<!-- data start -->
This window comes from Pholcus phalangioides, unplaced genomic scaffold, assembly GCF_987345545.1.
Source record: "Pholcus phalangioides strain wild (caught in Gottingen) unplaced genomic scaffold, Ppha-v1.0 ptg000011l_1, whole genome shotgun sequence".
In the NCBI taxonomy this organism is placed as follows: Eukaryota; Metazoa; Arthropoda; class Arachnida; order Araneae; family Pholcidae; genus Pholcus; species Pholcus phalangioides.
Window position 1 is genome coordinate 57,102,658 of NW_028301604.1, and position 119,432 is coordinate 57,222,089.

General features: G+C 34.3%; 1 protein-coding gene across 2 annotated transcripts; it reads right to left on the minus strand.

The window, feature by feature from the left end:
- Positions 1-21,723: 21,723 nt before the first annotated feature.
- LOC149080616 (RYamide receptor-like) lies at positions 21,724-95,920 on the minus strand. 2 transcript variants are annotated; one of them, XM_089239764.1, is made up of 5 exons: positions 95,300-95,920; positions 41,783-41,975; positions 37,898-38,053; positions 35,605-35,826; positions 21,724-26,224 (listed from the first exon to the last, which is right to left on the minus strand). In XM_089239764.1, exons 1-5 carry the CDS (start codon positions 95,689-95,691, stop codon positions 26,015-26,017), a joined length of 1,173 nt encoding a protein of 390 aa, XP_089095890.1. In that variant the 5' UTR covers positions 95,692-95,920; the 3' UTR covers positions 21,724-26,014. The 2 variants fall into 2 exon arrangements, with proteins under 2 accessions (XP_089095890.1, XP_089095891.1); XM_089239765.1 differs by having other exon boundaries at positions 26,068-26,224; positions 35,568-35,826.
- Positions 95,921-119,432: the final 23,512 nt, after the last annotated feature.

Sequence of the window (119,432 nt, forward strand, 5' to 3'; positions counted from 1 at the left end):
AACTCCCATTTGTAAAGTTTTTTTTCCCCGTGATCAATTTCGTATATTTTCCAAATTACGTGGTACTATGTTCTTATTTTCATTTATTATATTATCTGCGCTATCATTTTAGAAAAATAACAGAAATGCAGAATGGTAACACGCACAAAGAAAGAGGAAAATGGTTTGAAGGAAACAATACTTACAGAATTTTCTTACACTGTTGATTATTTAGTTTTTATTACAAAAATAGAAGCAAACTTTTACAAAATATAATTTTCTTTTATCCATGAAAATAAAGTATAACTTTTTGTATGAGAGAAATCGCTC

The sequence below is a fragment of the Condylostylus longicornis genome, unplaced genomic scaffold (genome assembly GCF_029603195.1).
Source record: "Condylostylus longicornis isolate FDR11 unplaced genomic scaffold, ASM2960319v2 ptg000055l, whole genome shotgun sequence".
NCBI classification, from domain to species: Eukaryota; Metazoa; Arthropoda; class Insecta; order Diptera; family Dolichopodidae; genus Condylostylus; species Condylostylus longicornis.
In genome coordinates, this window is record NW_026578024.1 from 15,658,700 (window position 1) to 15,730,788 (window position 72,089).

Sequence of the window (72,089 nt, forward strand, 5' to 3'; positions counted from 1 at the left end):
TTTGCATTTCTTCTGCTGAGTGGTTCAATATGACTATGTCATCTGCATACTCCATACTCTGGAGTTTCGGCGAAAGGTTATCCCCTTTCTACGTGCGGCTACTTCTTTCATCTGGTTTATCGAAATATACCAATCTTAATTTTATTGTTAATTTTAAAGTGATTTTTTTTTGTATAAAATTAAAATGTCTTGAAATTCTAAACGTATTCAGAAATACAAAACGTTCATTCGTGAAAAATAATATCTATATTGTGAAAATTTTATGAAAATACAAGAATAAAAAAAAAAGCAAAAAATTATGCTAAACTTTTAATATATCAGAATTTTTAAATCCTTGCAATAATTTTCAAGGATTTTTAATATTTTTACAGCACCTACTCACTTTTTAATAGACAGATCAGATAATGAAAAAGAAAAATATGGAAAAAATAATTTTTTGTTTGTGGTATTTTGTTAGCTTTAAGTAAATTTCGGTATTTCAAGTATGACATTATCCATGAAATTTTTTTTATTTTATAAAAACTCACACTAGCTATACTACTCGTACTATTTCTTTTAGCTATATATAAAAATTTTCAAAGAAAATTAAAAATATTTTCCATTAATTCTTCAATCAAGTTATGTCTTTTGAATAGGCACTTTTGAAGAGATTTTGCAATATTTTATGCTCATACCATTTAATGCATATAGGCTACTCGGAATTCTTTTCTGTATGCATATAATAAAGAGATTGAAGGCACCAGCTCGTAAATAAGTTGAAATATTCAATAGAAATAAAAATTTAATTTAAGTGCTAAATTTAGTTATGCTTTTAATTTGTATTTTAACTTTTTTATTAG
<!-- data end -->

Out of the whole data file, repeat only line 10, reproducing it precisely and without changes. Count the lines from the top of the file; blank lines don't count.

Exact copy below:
Sequence of the window (119,432 nt, forward strand, 5' to 3'; positions counted from 1 at the left end):